Faced with an immediate published response to any inaccuracy or abusive opinion and the possibility of having to submit themselves to public examination in a small claims court, journalists and broadcasters would cease to be cavalier about what they write.

The present relationship between the media and anyone they choose to criticise is analogous to someone who binds a man then punches him. It is not a contest but an act of  profound cowardice.

Can a Libertarian also be a Conservative?

Robert Henderson

If there was ever an essay title  which begged questions it is this one. What is a libertarian and what  a conservative? What is liberty? What is  Left, what is Right?  The problems of definition run so deep that they efficiently sabotage the question “Can a Libertarian also be a Conservative?”

Take libertarianism. The range of views which huddle under the libertarian banner range from the absolutists who want no government  at all  with everything decided by  voluntary agreement, to those who accept varying degrees of state intervention from a minimal state comprised of justice, police, defence and the tax raising powers needed to fund such a  state, to those like Hayek who accept that the state should provide a bare level of subsistence for those unable to work.

But the confusion does not stop there. Question any libertarian closely and  you will invariably find that they are inconsistent in their beliefs. For example, a libertarian will often claim to be  absolutely opposed to censorship  in the abstract but then start making exceptions for the difficult cases such as child pornography or racism.

Or take the central tenet of libertarian thought , the primacy of property, a concept which  for libertarians stretches beyond the common use meaning of the word to such things as the property a man has in his labour or his right to have a say in any government which taxes him. At the level of common usage – goods and services which a man owns – property  is underpinned for the libertarian  by a commitment to laissez faire economics , both within the domestic market and for international trade. Yet many, probably most,  libertarians  accept without question such gross interferences with a free market as anti-monopoly laws, limited liability and copyright.

Nonetheless there is a general thrust to libertarian thought; that   individuals should live lives largely untrammelled by government  and  society should be primarily arranged on the basis of agreement between  individuals. Institutions, culture  and  history are not a necessary part of a libertarian’s  life although they may contingently form part of it.

With conservatism the immediate problem of definition is the pedantic fact that a  a conservative is one who wishes to maintain the status quo. If a libertarian lived in a society which was already thoroughly libertarian, they would presumably wish to maintain the status quo and hence be  a conservative in that context.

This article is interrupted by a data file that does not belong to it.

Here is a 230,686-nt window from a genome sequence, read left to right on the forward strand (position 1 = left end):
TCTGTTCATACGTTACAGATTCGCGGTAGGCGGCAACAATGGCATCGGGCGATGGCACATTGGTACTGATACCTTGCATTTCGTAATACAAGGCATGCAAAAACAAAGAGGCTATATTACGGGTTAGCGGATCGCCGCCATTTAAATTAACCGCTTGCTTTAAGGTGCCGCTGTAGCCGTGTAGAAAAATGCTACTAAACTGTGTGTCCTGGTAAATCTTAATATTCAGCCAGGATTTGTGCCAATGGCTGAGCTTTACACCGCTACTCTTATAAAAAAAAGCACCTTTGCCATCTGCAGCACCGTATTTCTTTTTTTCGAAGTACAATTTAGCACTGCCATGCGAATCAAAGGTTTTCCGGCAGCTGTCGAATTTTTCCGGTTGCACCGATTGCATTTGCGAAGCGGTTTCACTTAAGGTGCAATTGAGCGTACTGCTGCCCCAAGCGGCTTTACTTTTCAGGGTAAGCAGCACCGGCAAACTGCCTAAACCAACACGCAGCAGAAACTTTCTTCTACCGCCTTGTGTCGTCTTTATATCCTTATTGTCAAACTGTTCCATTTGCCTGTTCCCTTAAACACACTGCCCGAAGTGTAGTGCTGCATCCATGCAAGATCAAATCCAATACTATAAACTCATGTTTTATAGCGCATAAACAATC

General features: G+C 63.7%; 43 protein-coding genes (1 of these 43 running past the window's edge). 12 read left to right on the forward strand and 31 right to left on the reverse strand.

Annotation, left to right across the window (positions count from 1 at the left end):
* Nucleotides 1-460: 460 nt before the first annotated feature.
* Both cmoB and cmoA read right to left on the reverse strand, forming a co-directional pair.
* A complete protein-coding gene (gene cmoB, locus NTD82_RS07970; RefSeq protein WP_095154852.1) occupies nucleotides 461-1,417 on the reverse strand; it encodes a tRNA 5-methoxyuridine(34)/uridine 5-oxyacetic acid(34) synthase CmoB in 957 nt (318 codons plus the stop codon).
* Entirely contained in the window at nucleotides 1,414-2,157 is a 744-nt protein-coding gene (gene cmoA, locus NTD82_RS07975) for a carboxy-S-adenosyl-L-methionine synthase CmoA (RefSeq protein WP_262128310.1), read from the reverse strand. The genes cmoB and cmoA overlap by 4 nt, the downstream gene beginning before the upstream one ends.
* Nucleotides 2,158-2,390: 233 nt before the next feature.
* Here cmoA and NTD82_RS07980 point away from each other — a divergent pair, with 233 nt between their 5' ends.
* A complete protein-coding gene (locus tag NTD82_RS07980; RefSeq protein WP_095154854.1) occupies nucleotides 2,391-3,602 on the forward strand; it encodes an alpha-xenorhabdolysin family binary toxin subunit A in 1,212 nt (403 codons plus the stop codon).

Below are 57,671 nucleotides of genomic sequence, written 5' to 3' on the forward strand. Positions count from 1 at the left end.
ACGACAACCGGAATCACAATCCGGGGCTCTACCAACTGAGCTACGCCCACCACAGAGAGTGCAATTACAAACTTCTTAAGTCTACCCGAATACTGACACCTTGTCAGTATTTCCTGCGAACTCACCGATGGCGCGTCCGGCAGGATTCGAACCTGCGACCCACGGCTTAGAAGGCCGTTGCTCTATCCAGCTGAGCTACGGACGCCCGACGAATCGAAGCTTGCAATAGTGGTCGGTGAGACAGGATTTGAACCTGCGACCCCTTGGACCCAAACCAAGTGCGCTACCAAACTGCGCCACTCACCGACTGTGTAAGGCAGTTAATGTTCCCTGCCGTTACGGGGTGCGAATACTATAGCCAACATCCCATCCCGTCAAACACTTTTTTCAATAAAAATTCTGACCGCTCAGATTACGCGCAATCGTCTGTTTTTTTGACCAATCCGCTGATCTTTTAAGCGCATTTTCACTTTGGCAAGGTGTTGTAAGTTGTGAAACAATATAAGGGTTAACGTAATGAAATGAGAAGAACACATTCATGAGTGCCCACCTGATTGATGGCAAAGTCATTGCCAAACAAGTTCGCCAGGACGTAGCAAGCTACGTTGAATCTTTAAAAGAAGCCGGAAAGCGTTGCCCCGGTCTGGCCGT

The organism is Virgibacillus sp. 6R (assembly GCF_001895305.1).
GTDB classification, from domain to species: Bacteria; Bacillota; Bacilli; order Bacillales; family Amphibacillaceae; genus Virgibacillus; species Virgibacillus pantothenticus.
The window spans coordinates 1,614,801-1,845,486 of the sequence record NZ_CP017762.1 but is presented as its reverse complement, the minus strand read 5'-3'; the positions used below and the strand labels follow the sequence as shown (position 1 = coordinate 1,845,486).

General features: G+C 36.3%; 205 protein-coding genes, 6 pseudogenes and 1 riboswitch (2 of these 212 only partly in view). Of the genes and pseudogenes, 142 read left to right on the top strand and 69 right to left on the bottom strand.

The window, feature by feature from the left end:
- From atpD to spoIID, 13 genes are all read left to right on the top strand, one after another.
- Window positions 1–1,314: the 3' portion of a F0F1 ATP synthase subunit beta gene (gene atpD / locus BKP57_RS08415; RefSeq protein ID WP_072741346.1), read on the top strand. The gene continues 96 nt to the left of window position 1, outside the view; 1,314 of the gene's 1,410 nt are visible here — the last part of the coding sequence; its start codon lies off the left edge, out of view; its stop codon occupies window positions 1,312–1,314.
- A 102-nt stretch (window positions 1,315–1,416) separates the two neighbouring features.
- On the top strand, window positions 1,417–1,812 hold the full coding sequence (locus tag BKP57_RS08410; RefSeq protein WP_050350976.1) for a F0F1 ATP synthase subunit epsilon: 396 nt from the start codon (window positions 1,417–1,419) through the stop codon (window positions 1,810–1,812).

But of course conservative has a particular political connotation and that is infinitely  more problematical. We have a party called Conservative in Britain but it is not  a party which would have been recognised as conservative two centuries ago. Semantic drift over the past two centuries

while libertarianism and the natural tendency of human beings to find ideologies imperfect  and to consequently wish to amend them.  However, although no objective certainty is possible, an examination of  the terms will reveal what they share and if there is any absolute bar to their mixing.

The Duke of  Wellington epitomises the mentality of the Ancien Regime.  He objected to the practice of   private soldiers cheering their officers because it came close to the expression of  an opinion. He believed that his private soldiers were the scum of the earth but admired them. He was resolutely opposed to any extension of the franchise – he described the first post-Great Reform Act House of Commons as containing “more bad hats than he had ever seen”.

In 1809 when the party we today call conservative or Tory  was known only as Tory, a thorough going conservative (if the term had existed as a political denomination)  would have been someone who supported the landed interest against the Whig commercial interest,  was for the Old Colonial System and against the idea of free trade, both in the domestic market and with the rest of the world,  looked with a jaundiced eye at  British foreign adventures  and  thought the British Constitution  a model of perfection,  which perfection nullified the need for any  reform of rotten boroughs or expansion of the franchise.